Mr Mercedes by Stephen King

If you’ve dismissed Stephen King as ‘just a horror writer’ but you like a good thriller or a tense detective novel, swallow your preconceptions and give Mr Mercedes a go. There’s less gore than in many a contemporary crime novel, and not the slightest hint of the supernatural. I’ve been a Stephen King fan for nearly twenty-five years (though I do think he’s had a few sub-standard offerings over the years, everyone has off-days after all) and I think this is up there with his best.

Bill Hodges is a retired police detective, lonely and bored without the job that made up his entire adult life. Mr Mercedes is the one that got away, the last big case of Bill’s career. We as readers know his identity from the start (from the synopsis on the back cover, in fact) and we have to sit back and bite our nails as Bill Hodges is (unofficially) back on the case, hunting the guy down as he prepares to strike again. He’s not a policeman any more, he doesn’t even have a private detective licence, all he can do is use his brains and all those years of experience, and sail as close to the wind as he needs to.

As this was Stephen King, the characters felt like real people, the book itself was easy to read, and the cranking of tension was spot on. The only bit I didn’t buy was a particular character having an AC/DC ringtone (same one as OneMonkey’s, in fact) – he just didn’t strike me as a metaller and it’s never explained. I think we can agree that’s a minor point though.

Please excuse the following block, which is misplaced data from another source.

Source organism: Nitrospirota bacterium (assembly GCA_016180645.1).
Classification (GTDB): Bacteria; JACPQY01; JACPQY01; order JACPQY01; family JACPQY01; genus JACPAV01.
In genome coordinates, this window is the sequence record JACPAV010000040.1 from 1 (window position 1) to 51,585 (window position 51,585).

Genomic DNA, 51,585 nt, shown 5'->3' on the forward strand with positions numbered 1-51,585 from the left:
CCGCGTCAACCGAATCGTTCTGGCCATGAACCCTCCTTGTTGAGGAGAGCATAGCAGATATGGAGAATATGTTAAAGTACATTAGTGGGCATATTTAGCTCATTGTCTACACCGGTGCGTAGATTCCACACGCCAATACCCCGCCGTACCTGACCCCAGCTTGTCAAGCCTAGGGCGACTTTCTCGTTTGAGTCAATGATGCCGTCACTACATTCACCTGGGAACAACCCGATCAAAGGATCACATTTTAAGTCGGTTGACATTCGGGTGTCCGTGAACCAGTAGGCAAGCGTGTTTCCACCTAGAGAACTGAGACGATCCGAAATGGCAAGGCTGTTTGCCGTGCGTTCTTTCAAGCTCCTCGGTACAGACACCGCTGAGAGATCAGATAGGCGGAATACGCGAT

What struck me as particularly interesting (especially as, like I said, I’ve been reading Stephen King novels for close to a quarter of a century) was the amazing cultural disconnect I felt while I read this novel. All the other books I read last year that were wholly or partly set in America (of which there weren’t many, actually – an interesting fact in itself) were set in a historical or alternative past – I can’t think when I last read contemporary American fiction. Mainly it was the little things, characters reaching for their ‘cell’ rather than their ‘mobile’, or some TV channel or brand of beer I assume is real (because I did recognise some others) but haven’t heard of. In what version of reality is chicken, gravy, biscuits and coleslaw an acceptable meal, let alone one you would buy as the default offering in a fast food restaurant? I’m fairly sure that ‘biscuits’ in this context doesn’t mean what it means in the UK, but I honestly can’t think of any plausible definition of biscuits that would make this make sense. Why on earth is getting someone cremated (not buried) a big deal, why would you mock up a coffin to look like metal (when they’re usually wood, hence the term ‘wooden overcoat’) and is it usual for families to put corpses on display at a funeral home, where they then hold the service (rather than at a church or crematorium)? Fascinating, but oddly more foreign-feeling than all the Scandinavian crime novels I read last year.

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